Like in all matters pertaining to food, I was inducted into the wonderful world of Khao Suey by my father. At the age of 8.
My first experience was at a four-seater eatery, which also doubled up as a hair cutting salon. It was in New Market in Calcutta. The hair cutter was also the executive chef of the establishment. This is well before consumer activism has kicked in. So even if there was the odd strand of hair in the soup, no one lost it. The gravy was light and the meat firm yet succulent. As for the dish, it was frothing at the mouth with flavour. Calcutta, at the time, was in a tight embrace with Chinese food so the place didn't catch on. The barber decided to take a haircut and the place shut. In the interim, my mother, sponge that she is, absorbed all that she saw and tasted at the shop and replicated it. It is also divine intervention that one of her firmest friends had also lived in Burma. So recipes of varying authenticity were exchanged and the Seths had fine Khao Suey on their tables ever so frequently.
But the restaurant world of Khao Suey was still dark.
That changed with My Fair Lady, once again a modest wrought-iron six seater that opened marvelously close to the venerable Loreto House: the cathedral of chiquitas. It was run by an old man. I suspect he was Parsi. He doled out magical stuff. But Khao Suey did not have the hand of God over its bowl, so that place also shut down mysteriously. And, I may add, sadly.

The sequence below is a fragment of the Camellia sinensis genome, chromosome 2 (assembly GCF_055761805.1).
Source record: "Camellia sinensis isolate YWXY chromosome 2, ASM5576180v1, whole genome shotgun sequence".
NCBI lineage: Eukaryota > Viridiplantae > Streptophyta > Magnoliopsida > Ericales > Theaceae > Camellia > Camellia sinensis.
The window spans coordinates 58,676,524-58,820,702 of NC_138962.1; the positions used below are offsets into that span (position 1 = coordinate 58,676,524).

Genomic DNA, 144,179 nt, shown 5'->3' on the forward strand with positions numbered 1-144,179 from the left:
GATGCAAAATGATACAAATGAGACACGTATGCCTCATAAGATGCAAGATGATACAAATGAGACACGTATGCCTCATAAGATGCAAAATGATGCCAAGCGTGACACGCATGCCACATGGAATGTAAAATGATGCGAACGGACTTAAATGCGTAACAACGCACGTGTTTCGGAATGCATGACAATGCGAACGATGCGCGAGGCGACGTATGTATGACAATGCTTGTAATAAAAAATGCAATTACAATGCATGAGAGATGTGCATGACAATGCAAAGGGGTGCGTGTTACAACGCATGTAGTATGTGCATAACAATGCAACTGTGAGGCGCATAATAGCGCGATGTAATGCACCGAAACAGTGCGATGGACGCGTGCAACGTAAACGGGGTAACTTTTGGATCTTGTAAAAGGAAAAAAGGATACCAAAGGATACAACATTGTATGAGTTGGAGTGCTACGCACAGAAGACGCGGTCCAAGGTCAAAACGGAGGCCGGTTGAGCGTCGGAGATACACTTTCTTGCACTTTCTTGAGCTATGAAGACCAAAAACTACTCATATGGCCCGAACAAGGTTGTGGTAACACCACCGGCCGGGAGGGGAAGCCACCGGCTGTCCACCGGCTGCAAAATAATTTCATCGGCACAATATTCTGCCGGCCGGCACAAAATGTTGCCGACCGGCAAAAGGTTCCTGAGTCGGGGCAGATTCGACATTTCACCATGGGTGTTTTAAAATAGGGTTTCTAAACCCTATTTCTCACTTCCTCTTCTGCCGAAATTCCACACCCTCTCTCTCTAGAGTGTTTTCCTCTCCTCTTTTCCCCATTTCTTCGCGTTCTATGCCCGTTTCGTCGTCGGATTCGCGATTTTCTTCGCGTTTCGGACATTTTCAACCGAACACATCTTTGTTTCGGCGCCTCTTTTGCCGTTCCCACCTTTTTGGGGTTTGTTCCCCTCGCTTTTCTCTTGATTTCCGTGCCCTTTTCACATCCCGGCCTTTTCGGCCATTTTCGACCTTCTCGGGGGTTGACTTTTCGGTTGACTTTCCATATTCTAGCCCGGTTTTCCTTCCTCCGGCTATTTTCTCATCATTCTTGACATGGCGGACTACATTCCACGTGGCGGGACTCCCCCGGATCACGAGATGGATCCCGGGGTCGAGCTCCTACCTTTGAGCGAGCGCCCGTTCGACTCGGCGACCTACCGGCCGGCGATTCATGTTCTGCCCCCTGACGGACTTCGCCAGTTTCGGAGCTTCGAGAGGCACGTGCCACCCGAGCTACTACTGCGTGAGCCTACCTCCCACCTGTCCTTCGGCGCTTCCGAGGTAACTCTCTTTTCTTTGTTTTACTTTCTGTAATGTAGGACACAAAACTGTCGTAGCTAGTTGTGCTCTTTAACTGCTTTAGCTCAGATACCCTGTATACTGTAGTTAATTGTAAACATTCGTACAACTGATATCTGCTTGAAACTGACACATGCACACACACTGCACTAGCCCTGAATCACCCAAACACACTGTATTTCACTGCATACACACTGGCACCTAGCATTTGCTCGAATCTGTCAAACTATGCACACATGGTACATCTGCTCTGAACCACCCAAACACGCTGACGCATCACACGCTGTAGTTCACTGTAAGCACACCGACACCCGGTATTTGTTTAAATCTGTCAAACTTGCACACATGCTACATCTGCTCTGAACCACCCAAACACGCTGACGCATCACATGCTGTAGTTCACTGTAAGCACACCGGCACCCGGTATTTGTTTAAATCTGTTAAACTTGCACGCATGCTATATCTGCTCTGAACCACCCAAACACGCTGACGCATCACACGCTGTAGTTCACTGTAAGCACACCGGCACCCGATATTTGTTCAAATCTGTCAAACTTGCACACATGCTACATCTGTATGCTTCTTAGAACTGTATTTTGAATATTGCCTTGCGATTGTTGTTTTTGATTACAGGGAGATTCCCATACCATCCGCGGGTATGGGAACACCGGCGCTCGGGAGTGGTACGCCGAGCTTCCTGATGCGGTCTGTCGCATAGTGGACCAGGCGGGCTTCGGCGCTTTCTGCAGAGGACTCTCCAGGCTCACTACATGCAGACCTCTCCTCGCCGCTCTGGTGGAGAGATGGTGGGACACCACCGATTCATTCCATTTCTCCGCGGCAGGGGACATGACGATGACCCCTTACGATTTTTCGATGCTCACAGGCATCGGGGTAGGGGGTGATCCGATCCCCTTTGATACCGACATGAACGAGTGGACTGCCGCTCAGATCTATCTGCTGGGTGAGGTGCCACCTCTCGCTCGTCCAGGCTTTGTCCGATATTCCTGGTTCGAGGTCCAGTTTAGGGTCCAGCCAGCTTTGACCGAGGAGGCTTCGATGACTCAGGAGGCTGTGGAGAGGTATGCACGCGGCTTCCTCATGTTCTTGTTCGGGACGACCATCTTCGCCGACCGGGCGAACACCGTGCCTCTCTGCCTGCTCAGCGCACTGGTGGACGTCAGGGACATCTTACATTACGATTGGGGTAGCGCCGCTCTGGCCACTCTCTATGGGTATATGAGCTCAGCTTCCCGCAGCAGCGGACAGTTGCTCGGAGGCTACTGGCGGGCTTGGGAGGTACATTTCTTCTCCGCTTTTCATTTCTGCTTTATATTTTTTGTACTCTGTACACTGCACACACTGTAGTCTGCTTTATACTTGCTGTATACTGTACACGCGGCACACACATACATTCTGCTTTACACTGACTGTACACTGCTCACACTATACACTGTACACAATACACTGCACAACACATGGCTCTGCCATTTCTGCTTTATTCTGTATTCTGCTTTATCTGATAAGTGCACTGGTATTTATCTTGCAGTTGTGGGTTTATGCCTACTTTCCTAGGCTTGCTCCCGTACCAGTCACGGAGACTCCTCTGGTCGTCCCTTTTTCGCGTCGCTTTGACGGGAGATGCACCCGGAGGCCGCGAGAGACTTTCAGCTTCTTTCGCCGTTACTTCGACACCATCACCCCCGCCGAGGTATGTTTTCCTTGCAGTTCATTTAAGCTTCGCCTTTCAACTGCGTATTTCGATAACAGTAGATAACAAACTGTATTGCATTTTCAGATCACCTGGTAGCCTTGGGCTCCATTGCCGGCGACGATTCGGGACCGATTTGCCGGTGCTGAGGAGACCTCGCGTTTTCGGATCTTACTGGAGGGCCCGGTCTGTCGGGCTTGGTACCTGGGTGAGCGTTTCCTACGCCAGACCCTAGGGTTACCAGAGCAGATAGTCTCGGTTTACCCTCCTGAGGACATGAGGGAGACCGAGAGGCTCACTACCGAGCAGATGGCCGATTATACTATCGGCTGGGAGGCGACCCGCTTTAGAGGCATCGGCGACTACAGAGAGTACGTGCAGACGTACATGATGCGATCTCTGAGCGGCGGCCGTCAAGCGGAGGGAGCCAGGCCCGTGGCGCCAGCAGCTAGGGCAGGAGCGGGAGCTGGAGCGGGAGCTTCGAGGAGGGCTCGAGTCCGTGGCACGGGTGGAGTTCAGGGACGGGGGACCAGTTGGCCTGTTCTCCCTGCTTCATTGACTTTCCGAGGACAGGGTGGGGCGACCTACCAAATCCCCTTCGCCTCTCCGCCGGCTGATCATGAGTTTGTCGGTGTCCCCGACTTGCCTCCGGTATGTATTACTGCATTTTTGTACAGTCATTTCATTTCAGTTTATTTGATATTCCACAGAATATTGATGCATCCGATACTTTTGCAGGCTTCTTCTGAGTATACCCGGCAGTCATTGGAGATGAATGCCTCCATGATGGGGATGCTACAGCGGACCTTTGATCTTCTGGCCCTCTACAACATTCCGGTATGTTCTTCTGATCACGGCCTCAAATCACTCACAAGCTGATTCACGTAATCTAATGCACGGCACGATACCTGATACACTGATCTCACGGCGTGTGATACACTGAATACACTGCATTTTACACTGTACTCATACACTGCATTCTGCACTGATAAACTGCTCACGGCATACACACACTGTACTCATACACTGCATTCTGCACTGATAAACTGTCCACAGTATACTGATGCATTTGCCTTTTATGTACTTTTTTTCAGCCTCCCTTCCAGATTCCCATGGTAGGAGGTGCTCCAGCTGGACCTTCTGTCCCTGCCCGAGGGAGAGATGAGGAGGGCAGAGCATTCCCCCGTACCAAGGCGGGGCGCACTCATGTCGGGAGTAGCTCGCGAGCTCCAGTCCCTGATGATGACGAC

The world never recovered from that.
By then I had moved to Hong Kong. One would have imagined that things would look brighter there but no sir. Grey clouds there as well. Just one nugget called Rangoon on Causeway Bay. And what happened to that? You know what.
In spite of carving a reputation for being the dining table of Asia, there is no Khao Suey available in Singapore. Inle Myanmar in Peninsula Plaza thinks it can do a Khao Suey but actually the chefs there are hallucinating.
Amongst my favorite Khao Suey joints in the world is Mandalay, in London. Mr. Ali would chat with you over a meal. The son would serve the food and the daughter in law would make the Khao Suey. Swimmingly synchronized. There were plastic chairs. No atmosphere but the place would be packed. Understandably so.
Matters continue to be bleak in India though.
Taaza's moved to a tony neighborhood in Calcutta and started making strange things like paella and jambalaya. She lost her focus on Khao Suey. I had it once at her new restaurant and walked out with a broken heart.
Mumbai, as in most matters of food, never got Khao Suey. Busaba tried it and Nikhil Chib buggered it up. I once had a masterpiece at The Orchid Hotel near the airport. It was staggering. Besides that, Mumbai has largely been a non-starter in this domain.
There was a time when the sun would shine out of Khan Market's derrire. The Kitchen, they sighed. I had a Khao Suey there. I cried.
And then, suddenly out of nowhere, Reeka Das arrived on the scene with The Burmese Kitchen. The Khao Suey is lovely there. In fact, the loveliest in the land.
But if I had to place the crown of Khao Suey on any one head, it would be my brother, Suhel Seth's.
His home makes the most purposeful Khao Suey on this planet.
And yes, it is even better than the one at my home.